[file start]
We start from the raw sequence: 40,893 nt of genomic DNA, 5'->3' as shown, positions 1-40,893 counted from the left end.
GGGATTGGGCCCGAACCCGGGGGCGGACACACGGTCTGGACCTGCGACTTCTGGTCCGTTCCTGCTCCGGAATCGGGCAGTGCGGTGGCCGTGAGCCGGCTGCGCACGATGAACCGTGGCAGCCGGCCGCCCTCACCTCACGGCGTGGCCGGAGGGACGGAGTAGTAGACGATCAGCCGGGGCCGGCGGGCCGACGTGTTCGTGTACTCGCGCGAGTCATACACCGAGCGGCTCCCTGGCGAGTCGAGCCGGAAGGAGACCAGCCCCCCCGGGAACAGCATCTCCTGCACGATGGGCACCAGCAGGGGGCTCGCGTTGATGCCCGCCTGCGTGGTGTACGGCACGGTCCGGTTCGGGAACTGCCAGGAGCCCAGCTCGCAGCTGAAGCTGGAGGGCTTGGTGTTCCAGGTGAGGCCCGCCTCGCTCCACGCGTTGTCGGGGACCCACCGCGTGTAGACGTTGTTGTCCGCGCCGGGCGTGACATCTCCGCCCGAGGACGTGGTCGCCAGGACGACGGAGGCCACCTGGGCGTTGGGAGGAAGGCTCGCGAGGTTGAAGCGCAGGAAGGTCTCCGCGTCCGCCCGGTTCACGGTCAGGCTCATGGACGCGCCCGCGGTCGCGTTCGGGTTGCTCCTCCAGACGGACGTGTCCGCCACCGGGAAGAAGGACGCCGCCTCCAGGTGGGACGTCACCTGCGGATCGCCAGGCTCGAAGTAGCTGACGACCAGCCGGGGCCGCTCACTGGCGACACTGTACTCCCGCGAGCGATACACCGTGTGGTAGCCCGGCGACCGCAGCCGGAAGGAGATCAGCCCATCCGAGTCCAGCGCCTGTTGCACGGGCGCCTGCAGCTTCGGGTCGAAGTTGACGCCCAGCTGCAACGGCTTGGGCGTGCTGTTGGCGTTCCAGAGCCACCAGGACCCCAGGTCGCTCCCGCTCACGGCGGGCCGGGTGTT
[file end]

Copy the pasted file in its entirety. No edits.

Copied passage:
We start from the raw sequence: 40,893 nt of genomic DNA, 5'->3' as shown, positions 1-40,893 counted from the left end.
GGGATTGGGCCCGAACCCGGGGGCGGACACACGGTCTGGACCTGCGACTTCTGGTCCGTTCCTGCTCCGGAATCGGGCAGTGCGGTGGCCGTGAGCCGGCTGCGCACGATGAACCGTGGCAGCCGGCCGCCCTCACCTCACGGCGTGGCCGGAGGGACGGAGTAGTAGACGATCAGCCGGGGCCGGCGGGCCGACGTGTTCGTGTACTCGCGCGAGTCATACACCGAGCGGCTCCCTGGCGAGTCGAGCCGGAAGGAGACCAGCCCCCCCGGGAACAGCATCTCCTGCACGATGGGCACCAGCAGGGGGCTCGCGTTGATGCCCGCCTGCGTGGTGTACGGCACGGTCCGGTTCGGGAACTGCCAGGAGCCCAGCTCGCAGCTGAAGCTGGAGGGCTTGGTGTTCCAGGTGAGGCCCGCCTCGCTCCACGCGTTGTCGGGGACCCACCGCGTGTAGACGTTGTTGTCCGCGCCGGGCGTGACATCTCCGCCCGAGGACGTGGTCGCCAGGACGACGGAGGCCACCTGGGCGTTGGGAGGAAGGCTCGCGAGGTTGAAGCGCAGGAAGGTCTCCGCGTCCGCCCGGTTCACGGTCAGGCTCATGGACGCGCCCGCGGTCGCGTTCGGGTTGCTCCTCCAGACGGACGTGTCCGCCACCGGGAAGAAGGACGCCGCCTCCAGGTGGGACGTCACCTGCGGATCGCCAGGCTCGAAGTAGCTGACGACCAGCCGGGGCCGCTCACTGGCGACACTGTACTCCCGCGAGCGATACACCGTGTGGTAGCCCGGCGACCGCAGCCGGAAGGAGATCAGCCCATCCGAGTCCAGCGCCTGTTGCACGGGCGCCTGCAGCTTCGGGTCGAAGTTGACGCCCAGCTGCAACGGCTTGGGCGTGCTGTTGGCGTTCCAGAGCCACCAGGACCCCAGGTCGCTCCCGCTCACGGCGGGCCGGGTGTT